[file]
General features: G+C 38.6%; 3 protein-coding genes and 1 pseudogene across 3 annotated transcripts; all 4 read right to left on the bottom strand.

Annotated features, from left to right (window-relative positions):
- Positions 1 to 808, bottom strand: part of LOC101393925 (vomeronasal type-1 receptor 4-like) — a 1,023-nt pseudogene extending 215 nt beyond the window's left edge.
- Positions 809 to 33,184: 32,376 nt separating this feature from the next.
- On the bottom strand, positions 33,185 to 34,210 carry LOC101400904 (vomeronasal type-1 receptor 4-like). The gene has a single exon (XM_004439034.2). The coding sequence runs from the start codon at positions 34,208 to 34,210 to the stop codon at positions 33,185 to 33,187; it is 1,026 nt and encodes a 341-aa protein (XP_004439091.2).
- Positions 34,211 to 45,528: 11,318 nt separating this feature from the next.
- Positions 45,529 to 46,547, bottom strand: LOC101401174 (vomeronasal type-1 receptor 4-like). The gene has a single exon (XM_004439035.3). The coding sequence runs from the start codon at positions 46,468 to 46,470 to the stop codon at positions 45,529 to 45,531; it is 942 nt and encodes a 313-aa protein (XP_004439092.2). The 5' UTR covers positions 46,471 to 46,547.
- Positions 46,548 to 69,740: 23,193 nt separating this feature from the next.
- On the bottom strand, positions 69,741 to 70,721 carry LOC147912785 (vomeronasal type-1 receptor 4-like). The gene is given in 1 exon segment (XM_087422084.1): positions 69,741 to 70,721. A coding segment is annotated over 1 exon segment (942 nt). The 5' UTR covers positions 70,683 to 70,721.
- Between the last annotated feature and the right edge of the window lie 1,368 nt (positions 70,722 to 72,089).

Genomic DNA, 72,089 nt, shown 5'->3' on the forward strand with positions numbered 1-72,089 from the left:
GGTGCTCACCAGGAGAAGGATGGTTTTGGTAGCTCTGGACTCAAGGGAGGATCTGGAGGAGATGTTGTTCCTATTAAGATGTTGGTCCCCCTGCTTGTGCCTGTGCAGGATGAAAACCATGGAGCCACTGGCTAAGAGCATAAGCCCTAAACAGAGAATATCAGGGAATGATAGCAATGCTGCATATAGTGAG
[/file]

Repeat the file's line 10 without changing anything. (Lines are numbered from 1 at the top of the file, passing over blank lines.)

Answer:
- Between the last annotated feature and the right edge of the window lie 1,368 nt (positions 70,722 to 72,089).